There’s no worse feeling than sitting at a cruise night or car show and not having your car start when it’s time to leave. Scratch that. A worse feeling would be having your car just shut off periodically for no reason while you’re driving. Our classics or 30, 40, and even 50 years old, and electrical gremlins caused by a bad wire harness can wreak havoc on a car owner. For that reason, I thought we would focus this week’s Throwback Thursday on Project Blank Slate: Making Shocking Connections.
Old wiring is always plagued with shorts and splices. The electrical system on a classic car is similar to the human body’s nervous system — it’s what makes everything happen. The juice controls everything from the movement of the starter Bendix to the flashing of your brake lights. The electrical system is by far the most important system when it comes to getting your project from a rolling body to a full-on operational car. Without it, there’s no spark for the combustion cycle, no fuel pump to feed the engine, and no headlights to see at night.
In the original article, we reached out to Classic Industries to seek their knowledge about wiring options, Ron Francis Wiring to get more information about a trunk-mounted battery cable kit, and Moroso to secure a battery box.
Ray Yeager of Classic Industries first gave us some information on the wiring harness. “We offer a stout range of replacement wiring harnesses. One thing that’s nice is, the direct-replacement harnesses you chose are manufactured to exact specifications of original GM harnesses. They are exactly how General Motors designed them, just newer without the wear and tear.”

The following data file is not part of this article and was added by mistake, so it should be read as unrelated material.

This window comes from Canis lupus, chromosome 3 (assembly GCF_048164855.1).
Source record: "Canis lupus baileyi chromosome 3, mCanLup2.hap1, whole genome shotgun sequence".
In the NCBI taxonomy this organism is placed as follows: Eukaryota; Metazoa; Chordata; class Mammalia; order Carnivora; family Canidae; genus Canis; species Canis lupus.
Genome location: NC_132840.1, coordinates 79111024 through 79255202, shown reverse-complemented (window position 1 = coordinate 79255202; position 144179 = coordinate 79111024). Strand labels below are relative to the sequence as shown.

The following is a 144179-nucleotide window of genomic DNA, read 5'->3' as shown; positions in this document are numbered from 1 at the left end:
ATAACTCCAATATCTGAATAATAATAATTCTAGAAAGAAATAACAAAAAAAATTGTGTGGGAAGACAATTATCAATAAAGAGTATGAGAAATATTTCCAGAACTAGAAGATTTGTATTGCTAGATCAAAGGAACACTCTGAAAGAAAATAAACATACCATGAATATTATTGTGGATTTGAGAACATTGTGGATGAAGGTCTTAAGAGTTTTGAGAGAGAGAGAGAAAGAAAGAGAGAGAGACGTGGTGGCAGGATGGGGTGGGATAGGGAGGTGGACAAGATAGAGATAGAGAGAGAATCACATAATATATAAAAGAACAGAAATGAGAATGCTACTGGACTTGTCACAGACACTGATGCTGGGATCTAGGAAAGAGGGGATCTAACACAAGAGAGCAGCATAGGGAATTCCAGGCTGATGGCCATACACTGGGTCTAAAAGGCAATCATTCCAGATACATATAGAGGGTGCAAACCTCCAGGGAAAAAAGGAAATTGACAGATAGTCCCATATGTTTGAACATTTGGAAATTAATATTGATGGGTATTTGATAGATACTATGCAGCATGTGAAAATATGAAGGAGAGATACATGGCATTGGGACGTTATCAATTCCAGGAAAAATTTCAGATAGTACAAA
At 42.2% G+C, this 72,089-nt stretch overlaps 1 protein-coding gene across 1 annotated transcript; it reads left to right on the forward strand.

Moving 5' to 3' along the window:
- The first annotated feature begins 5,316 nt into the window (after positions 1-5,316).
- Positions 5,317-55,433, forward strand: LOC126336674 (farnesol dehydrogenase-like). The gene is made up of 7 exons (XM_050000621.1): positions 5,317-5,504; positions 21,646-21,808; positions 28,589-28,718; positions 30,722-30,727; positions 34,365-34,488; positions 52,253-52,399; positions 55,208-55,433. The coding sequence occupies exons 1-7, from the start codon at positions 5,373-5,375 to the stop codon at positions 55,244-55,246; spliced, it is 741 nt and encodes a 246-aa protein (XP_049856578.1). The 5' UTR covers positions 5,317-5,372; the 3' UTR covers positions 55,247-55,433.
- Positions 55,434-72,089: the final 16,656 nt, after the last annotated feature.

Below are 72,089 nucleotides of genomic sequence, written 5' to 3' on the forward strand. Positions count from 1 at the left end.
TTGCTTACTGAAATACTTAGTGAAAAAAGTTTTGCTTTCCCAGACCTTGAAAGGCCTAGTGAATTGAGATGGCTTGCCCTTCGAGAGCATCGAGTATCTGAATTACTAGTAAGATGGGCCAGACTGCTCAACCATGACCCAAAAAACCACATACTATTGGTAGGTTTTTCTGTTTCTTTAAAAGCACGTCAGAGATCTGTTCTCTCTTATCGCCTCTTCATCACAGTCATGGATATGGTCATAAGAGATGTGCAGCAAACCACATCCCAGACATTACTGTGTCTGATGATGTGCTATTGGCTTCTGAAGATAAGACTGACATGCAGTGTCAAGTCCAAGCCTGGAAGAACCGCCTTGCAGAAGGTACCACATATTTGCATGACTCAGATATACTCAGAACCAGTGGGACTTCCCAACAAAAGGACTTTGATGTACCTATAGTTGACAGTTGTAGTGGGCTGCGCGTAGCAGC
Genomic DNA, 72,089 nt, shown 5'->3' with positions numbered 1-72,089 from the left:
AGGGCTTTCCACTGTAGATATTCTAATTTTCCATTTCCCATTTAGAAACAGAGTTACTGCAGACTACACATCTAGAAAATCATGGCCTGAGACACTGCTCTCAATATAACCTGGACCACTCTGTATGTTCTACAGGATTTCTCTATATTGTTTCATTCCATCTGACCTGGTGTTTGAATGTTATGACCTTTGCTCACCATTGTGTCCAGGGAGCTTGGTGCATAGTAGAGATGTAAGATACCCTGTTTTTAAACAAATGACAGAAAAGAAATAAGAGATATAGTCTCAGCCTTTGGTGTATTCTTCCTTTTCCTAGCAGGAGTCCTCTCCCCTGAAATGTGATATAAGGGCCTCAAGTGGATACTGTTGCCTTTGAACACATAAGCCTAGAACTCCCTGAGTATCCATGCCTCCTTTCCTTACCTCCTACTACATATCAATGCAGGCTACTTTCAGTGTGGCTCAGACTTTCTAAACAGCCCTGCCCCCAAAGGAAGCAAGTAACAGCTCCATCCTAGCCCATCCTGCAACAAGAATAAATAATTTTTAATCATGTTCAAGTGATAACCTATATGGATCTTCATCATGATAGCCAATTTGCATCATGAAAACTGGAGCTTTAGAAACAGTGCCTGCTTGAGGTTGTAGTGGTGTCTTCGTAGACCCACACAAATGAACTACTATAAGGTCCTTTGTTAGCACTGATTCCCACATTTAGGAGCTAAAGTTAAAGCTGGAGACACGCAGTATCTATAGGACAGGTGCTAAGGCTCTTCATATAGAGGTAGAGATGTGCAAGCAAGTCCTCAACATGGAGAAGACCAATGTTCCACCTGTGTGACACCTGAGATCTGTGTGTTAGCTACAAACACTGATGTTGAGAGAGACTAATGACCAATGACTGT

When talking to Scott Bowers of Ron Francis Wiring about the battery cables, he states, “Amp draw or load is what determines proper gauge size. We supply one-gauge, as it is beyond what is typically necessary and in just about any situation will be more than sufficient to carry the load.”
We actually learned something else while assembling this article. Many enthusiasts only run the ground to the frame when mounting the battery. This works, but is less than optimal and can be improved upon. “First and foremost, take the battery ground all the way to the engine,” explains Bowers. “Mount the ground to a major engine bolt — like at the bellhousing. Then ground the engine and body. What enthusiasts don’t realize is steel only conducts a portion of what copper can. If you ground the battery to the frame, you are losing power and leaving your electrical system at a disadvantage.”
There’s a lot more in-depth information in the original article, and for that reason, I selected, Project Blank Slate: Making Shocking Connections as this week’s Throwback Thursday showcase article.